Shinto, the Chinese term for the Japanese Kami no Michi (Way of the Gods), is made up of the religious ideas and cults indigenous to Japan. Kami, or gods, considered divine forces of nature that are worshipped, may reside in rivers, trees, rocks, mountains, certain animals, and particularly in the sun and moon. The worship of ancestors, heroes, and deceased emperors was incorporated later.
It is difficult to date the origins of Shinto, but it predated Buddhism, which was introduced to Japan in the sixth century from Korea. Shintoism gradually enfolded Buddhist beliefs and ceremonies into its own traditions, resulting in a syncretistic religion, a Twofold Shinto. Buddhist deities came to be regarded as manifestations of Japanese deities and Buddhist priests took over most of the Shinto shrines.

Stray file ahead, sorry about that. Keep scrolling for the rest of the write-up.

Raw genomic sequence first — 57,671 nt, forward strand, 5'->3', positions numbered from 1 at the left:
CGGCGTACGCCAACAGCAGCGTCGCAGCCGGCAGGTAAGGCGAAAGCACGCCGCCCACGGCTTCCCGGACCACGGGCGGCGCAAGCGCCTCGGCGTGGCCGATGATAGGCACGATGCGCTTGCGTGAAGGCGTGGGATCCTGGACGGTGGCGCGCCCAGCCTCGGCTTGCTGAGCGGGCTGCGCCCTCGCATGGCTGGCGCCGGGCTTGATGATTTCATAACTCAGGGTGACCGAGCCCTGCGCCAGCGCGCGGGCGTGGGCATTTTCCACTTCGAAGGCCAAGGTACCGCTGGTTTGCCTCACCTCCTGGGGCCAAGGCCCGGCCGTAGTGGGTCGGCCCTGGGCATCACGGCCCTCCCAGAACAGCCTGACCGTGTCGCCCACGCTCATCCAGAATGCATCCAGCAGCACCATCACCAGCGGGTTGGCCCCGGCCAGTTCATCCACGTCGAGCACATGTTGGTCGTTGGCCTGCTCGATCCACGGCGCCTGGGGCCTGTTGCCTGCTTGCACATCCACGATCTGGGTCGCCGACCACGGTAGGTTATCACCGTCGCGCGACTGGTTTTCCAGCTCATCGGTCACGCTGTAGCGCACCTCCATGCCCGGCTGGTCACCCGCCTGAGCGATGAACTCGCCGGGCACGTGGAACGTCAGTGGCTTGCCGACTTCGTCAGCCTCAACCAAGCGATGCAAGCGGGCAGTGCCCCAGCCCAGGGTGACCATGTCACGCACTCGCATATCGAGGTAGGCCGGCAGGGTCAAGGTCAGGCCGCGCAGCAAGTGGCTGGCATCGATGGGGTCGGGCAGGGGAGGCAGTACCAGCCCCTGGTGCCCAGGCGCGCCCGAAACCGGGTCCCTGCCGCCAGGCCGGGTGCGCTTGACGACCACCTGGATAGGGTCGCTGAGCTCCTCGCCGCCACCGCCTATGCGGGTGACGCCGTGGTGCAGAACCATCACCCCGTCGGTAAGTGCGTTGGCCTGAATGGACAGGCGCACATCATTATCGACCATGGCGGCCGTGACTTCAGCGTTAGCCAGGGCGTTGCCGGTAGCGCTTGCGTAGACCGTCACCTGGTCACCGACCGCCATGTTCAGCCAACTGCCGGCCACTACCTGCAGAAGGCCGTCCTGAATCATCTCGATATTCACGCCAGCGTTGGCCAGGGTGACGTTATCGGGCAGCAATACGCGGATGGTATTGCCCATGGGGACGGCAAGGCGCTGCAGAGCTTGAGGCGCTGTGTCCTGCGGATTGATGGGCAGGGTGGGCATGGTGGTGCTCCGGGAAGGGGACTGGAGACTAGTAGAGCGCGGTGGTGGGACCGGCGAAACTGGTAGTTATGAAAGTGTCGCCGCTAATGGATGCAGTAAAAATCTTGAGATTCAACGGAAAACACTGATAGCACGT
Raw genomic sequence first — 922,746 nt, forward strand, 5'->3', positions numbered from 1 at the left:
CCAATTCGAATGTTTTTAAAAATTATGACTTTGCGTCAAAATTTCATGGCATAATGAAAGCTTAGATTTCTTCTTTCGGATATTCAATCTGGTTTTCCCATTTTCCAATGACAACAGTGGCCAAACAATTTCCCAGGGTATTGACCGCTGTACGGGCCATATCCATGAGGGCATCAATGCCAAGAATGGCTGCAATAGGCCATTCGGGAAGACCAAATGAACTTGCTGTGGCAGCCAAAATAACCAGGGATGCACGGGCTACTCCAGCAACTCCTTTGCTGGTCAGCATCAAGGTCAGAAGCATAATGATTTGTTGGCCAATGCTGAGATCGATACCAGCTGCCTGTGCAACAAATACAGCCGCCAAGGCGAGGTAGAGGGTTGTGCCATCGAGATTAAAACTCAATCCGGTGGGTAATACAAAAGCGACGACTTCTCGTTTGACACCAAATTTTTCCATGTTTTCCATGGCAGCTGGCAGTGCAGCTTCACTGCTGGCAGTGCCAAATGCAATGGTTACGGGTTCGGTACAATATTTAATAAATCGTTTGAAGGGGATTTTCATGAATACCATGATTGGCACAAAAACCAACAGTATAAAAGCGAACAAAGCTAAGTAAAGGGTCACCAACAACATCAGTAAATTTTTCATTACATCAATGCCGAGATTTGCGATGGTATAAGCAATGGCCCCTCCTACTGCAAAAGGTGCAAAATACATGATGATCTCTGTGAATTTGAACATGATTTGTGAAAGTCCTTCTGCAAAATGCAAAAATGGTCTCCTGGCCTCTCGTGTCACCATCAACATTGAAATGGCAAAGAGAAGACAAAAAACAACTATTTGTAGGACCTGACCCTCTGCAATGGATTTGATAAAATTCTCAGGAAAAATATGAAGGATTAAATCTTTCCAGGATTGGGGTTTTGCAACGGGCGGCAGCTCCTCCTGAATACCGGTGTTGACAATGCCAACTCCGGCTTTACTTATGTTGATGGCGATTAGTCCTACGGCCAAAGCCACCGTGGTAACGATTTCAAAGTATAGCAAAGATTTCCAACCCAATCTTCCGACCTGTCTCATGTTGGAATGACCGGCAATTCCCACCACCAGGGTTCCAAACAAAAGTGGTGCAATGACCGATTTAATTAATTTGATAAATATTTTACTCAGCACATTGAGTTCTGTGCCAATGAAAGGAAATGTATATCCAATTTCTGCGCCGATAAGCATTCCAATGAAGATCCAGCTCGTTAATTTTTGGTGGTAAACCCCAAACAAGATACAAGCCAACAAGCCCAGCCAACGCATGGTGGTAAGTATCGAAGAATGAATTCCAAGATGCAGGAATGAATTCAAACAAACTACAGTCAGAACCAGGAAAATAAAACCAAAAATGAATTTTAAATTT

The centers of worship are the shrines and temples in which the deities are believed to dwell, and believers approach them through torii (gateways). Most important among the shrines is the imperial shrine of the sun goddess at Ise, where state ceremonies were once held in June and December. The Yasukuni shrine of the war dead in Tokyo is also well known.
Acts of worship consist of prayers, clapping of hands, acts of purification, and offerings. On feast days processions and performances of music and dancing take place and priests read prayers before the gods in the shrines. In Japanese homes there is a god-shelf, a small wooden shrine that contains the tablets bearing the names of ancestors. Offerings are made and candles lit before it.
Shintoism was once a state religion in Japan, but it is now a sect religion, consisting of 13 recognized groups. Most important among them is Tenrikyo in Tenri City (Nara), in which healing by faith plays a central role.
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